.Net, Azure and occasionally gamedev

Managed identity and Azure Functions

2019/03/09

I've already blogged about using Managed identity (MSI) with .Net Core.

There are many more services that support MSI (e.g. Event Hub, Logic Apps, ...).

It is also possible to use Managed Identity in Azure Functions to retrieve secrets from a keyvault during function calls.

Unfortunately, not all function calls can really benefit from it due to the nature of Azure Functions.

Since function calls are isolated the MSI authentication and secret retrieval has to occur on every single function call.

This is in contrast to a classic webapp where you pay the MSI authentication cost once at the startup.

Measuring startup cost

Since we pay the startup cost on every function call it is important to understand just how much of a performance hit it is.

I've built a few functions already and measured the time impact the MSI authentication has:

I've built timer triggered functions (daily/hourly) and request triggered functions.

For my functions the MSI token retrieval takes one second on average if the previous token is no longer valid (which is the case if you run your function on a timer once per hour).

And while the token retrieval can be as fast as a few milliseconds (if you run the same function multiple times in a row), you can't just rely on the token cache because it only works if all requests hit the same node where your function is running on.

If requests hit a different node (e.g. during scaleout or even just load balancing) you will pay the full token retrieval cost and there is no way of knowing when the scalout/load balancing happens.

Add to that another second until all secrets are loaded from the keyvault and you are looking at 2 second (average) startup cost before any of your own code runs.

If your code connects to Table storage to read/write/query some entries, a function call usually completes in 4-7 seconds with the full MSI integration.

However couple that with potential cold starts during scale out and the function call ends up taking a long time (10s+) which is no longer viable if you want to use function as part of a user request cycle (e.g. downloading file).

Use cases

As shown above the startup cost of MSI can causes functions to take a long time to run.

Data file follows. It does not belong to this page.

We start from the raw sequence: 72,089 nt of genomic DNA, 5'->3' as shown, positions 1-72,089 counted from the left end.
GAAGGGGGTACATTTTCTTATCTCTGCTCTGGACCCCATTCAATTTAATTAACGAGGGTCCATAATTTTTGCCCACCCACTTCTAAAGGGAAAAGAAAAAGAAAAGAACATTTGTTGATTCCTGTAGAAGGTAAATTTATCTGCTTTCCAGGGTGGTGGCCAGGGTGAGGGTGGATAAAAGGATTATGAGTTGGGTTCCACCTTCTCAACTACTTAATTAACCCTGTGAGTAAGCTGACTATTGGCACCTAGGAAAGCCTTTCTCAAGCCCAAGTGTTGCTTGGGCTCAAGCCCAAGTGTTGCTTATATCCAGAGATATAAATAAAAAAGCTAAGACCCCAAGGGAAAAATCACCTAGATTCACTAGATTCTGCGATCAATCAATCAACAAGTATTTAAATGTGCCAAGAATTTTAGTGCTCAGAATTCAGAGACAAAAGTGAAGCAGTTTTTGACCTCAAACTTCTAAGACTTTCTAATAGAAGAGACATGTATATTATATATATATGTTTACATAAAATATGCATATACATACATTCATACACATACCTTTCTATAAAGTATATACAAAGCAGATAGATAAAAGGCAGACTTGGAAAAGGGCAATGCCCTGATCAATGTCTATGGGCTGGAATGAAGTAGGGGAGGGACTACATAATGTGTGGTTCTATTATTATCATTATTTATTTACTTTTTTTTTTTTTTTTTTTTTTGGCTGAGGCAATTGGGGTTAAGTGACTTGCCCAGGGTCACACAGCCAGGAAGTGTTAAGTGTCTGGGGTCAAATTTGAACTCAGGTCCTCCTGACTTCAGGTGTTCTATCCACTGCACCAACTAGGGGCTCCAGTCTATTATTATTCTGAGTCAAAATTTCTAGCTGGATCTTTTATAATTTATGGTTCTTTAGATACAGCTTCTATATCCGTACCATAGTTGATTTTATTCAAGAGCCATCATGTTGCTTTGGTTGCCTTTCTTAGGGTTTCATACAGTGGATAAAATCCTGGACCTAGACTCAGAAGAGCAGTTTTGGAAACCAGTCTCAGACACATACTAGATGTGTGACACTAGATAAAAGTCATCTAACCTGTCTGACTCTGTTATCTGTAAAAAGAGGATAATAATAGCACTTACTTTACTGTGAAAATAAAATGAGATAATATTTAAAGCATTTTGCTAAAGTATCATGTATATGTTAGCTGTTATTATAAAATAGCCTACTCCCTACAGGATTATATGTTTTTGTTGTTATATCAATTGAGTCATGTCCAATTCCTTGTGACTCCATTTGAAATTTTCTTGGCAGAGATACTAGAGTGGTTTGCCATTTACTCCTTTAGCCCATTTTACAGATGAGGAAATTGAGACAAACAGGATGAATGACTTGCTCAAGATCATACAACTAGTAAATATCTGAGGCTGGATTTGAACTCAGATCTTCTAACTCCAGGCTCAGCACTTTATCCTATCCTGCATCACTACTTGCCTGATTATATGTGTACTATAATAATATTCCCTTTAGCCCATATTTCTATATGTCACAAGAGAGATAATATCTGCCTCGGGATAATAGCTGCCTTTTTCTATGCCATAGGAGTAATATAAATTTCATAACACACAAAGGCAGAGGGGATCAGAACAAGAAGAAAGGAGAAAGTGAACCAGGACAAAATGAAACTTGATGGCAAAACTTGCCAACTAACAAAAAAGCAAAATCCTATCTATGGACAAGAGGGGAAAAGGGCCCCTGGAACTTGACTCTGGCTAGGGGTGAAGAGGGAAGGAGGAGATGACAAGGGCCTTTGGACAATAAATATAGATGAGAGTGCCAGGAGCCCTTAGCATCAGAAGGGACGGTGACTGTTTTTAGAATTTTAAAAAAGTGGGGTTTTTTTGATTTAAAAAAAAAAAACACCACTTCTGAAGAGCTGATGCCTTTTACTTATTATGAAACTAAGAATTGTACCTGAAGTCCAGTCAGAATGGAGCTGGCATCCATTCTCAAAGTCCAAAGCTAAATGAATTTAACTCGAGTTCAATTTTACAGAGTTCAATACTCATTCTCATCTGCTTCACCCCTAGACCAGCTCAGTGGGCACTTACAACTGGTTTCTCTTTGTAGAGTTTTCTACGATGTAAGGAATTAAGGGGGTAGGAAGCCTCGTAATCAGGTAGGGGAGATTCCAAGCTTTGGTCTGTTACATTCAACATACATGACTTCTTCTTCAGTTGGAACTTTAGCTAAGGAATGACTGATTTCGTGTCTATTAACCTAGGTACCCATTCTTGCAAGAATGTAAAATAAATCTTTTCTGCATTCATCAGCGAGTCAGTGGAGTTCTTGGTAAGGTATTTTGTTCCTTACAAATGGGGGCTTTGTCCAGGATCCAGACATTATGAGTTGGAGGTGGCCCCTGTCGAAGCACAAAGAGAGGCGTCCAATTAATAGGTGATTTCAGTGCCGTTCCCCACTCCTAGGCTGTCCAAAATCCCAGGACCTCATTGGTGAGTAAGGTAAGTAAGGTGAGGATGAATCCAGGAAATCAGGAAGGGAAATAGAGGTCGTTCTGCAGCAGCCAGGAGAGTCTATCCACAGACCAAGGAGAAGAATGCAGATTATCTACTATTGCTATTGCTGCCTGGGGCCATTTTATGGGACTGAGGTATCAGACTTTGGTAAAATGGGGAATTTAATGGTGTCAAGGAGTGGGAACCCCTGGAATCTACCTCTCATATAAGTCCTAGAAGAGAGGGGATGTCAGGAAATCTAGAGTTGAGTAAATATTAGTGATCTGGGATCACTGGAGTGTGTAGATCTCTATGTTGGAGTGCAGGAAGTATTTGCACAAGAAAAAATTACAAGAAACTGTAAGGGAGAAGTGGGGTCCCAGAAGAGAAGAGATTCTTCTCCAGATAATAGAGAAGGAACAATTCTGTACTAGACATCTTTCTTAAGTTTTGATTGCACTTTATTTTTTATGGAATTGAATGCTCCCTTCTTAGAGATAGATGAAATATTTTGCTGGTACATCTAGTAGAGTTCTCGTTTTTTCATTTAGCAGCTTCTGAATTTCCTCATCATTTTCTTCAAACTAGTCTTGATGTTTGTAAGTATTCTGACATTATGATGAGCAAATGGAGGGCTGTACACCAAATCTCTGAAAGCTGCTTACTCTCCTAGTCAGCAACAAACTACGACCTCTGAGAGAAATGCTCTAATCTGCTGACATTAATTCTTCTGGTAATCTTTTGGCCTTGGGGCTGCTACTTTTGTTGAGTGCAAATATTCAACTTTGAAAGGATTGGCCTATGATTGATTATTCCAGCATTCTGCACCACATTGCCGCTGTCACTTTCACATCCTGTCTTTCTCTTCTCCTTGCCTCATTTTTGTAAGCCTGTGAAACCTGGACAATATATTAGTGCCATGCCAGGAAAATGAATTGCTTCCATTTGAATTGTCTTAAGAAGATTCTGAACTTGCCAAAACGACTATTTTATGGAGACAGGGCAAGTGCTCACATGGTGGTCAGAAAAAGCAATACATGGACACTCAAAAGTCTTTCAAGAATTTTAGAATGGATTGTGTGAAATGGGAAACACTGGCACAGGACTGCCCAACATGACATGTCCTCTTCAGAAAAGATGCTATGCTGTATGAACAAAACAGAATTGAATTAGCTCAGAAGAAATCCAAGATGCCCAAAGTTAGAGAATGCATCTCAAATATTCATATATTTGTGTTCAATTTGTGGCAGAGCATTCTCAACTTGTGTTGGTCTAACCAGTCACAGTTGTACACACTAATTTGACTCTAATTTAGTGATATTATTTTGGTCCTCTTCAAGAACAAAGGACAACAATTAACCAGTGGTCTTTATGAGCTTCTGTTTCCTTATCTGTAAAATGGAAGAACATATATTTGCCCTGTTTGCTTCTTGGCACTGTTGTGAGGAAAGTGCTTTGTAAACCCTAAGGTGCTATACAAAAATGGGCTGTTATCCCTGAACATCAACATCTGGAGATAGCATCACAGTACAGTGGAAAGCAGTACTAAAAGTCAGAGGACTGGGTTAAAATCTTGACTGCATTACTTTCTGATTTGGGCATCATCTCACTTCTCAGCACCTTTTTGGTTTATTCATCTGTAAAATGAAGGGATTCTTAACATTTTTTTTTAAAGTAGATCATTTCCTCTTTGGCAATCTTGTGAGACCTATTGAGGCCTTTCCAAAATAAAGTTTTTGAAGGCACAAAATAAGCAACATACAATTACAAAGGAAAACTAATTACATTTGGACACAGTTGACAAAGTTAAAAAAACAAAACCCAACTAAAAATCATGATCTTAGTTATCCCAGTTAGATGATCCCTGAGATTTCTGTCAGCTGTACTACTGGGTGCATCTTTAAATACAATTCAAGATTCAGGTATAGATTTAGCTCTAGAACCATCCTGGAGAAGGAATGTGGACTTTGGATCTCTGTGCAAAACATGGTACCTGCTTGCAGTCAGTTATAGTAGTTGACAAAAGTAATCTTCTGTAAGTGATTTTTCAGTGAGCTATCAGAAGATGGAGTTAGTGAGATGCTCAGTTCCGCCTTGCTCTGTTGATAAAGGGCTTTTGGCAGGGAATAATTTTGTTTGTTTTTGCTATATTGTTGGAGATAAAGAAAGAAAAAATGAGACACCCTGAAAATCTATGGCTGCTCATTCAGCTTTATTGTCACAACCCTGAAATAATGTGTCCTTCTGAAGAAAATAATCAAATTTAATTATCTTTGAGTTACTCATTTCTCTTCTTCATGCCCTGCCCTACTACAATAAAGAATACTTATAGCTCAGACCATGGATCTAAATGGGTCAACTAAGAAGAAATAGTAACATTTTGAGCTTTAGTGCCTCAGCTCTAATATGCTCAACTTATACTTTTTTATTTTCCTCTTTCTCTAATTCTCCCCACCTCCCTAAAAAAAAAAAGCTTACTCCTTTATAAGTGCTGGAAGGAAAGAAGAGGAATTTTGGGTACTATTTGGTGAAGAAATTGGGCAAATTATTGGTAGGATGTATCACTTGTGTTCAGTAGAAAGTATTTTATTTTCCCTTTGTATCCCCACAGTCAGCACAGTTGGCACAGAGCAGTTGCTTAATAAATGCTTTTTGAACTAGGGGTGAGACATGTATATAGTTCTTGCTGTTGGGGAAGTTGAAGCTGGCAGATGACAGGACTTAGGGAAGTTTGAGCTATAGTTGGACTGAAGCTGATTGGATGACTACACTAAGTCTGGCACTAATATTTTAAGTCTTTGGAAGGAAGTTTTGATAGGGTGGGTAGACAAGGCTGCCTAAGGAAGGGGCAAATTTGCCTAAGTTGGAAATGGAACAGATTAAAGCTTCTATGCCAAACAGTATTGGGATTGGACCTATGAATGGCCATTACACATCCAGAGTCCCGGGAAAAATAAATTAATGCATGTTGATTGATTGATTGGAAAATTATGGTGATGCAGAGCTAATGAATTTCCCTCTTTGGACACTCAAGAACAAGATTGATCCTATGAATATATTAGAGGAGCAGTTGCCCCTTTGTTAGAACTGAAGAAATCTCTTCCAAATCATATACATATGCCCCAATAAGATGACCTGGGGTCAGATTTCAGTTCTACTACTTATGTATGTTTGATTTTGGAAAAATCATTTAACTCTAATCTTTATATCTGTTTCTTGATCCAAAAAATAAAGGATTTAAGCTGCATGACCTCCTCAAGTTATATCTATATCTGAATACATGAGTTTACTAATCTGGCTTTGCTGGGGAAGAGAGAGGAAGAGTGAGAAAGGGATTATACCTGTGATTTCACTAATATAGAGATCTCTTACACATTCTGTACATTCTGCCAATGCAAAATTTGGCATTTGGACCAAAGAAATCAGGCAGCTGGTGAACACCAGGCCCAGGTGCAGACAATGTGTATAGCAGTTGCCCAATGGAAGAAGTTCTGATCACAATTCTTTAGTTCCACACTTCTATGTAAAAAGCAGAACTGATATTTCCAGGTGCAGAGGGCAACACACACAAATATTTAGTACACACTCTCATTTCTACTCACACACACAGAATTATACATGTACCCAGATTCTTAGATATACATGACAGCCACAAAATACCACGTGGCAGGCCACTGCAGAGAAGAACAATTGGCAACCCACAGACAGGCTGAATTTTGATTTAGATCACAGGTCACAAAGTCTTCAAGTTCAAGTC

You won't be able to build a serverless system with real-time user requests if you need to pull secrets from a keyvault on every request and intend to use MSI to securely access them.

However, for background jobs and processing this setup is ideal.

I personally don't care that my daily blob storage cleanup function has a 2 second startup cost - on the contrary, I'll gladly accept it for the benefit of securely storing all my secrets in a keyvault and not having to hardcode them in code or Azure App Settings.

Code

The setup code is identical to .Net Core applications (if you run C# functions) and I simply wrapped it into its own helper method so I can call it from every function I build.

For local development it will pull the keyvault name from local.appsettings.json whereas for the deployed version I simply opted to store the keyvault name in an environment variable (that can be set in the Function App Settings in the portal).

private static IConfiguration LoadConfig(ExecutionContext context)
{
    var builder = new ConfigurationBuilder()
        .SetBasePath(context.FunctionAppDirectory)
        .AddJsonFile("local.settings.json", optional: true)
        .AddEnvironmentVariables();
    var tmpConfig = builder.Build();

    var tokenProvider = new AzureServiceTokenProvider();
    var kvClient = new KeyVaultClient(new KeyVaultClient.AuthenticationCallback(tokenProvider.KeyVaultTokenCallback));
    builder.AddAzureKeyVault($"https://{tmpConfig["KeyVaultName"]}.vault.azure.net", kvClient, new DefaultKeyVaultSecretManager());

    return builder.Build();
}

All you need to install is Microsoft.Extensions.Configuration.AzureKeyVault from nuget.

If you are using Powershell you will have to authenticate by manually fetching the MSI token.

The docs have detailed explanation of how it works and while the documentation is written for VMs the same steps apply to Azure Functions as well (after all your functions run on some VM in the cloud) and here is even a handy gist with working Powershell code to retrieve a secret with MSI tokens.

Conclusion

While MSI has a performance impact it offers a convenient way of storing secrets in a keyvault and is usable both in the cloud and for local development.

This helps with keeping your code clean of secrets and making development easy (no Service Principal setup/shared known secret required).

Overall you will have to decide for each function if the startup impact is acceptable to you.

tagged as Azure, Keyvault, Functions, Managed Identity, MSI